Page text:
Exquisitely sharp, deeply humane and brutally hilarious, Toy Fights is a future classic from one of the greatest writers of his generation.
‘Devastatingly funny.’ Geoff Dyer
‘Thought-provoking, hilarious, sardonic and scarily brilliant’ Scotsman
‘Laugh-out-loud funny’ Herald on Sunday
This is a book about family, money and music but also about schizophrenia, hell, narcissists, debt and the working class, anger, swearing, drugs, books, football, love, origami, the peculiar insanity of Dundee, sugar, religious mania, the sexual excesses of the Scottish club band scene and, more generally, the lengths we go to not to be bored.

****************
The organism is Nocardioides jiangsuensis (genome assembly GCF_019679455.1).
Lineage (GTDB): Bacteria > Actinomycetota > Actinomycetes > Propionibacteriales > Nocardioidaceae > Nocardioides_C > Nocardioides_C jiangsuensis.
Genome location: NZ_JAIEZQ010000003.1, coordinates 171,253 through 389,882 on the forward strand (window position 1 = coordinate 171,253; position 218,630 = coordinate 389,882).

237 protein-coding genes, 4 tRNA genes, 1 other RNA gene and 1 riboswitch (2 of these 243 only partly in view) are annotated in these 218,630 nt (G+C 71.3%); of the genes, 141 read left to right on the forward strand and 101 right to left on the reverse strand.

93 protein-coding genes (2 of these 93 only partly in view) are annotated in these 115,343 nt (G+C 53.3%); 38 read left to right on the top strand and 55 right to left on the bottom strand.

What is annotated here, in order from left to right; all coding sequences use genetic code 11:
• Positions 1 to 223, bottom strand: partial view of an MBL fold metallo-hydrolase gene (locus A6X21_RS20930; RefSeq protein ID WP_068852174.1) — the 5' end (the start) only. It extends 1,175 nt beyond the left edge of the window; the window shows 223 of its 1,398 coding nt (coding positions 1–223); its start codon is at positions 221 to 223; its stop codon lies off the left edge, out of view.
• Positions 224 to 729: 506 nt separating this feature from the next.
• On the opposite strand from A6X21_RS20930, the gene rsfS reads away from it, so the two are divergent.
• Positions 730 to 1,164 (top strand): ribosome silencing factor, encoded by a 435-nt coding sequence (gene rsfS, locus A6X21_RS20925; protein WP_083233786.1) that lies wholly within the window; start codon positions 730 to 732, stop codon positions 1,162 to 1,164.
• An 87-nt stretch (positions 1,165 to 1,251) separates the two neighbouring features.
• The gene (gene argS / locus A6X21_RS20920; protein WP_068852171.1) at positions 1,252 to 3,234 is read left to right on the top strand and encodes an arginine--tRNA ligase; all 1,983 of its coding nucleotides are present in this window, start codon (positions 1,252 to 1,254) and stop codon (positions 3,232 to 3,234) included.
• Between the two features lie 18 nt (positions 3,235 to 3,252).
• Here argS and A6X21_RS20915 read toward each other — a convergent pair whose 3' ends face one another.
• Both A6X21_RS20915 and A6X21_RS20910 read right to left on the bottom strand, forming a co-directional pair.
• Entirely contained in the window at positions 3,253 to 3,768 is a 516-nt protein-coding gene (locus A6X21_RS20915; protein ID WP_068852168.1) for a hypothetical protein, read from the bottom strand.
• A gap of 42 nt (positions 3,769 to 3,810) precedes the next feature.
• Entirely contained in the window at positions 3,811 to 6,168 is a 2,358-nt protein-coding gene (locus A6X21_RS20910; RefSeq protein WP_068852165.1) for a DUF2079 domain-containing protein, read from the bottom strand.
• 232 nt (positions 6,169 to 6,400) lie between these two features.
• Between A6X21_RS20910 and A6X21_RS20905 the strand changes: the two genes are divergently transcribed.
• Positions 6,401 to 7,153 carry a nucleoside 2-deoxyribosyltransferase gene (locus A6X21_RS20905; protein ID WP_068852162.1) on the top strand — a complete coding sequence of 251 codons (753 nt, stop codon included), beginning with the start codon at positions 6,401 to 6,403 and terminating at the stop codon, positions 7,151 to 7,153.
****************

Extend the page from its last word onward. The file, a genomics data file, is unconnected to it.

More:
Don Paterson was born in Dundee, Scotland, in 1963. He spent his boyhood on a council housing estate. When he wasn’t busy dreading his birthdays, dodging kids who wanted to kill him in a game of Toy Fights, working with his country-and-western singer dad, screwing up in the Boys’ Brigade, obsessing over God, origami, The Osmonds, stamps, sex or Scottish football cards, he was developing a sugar addiction, failing his exams, playing guitar, falling in love, dodging employment and descending into madness. While he didn’t manage to figure out who he was meant to be, the first twenty years of his life – before he took a chance, packed his guitar and boarded a train to London – did, for better or worse, shape who he would become.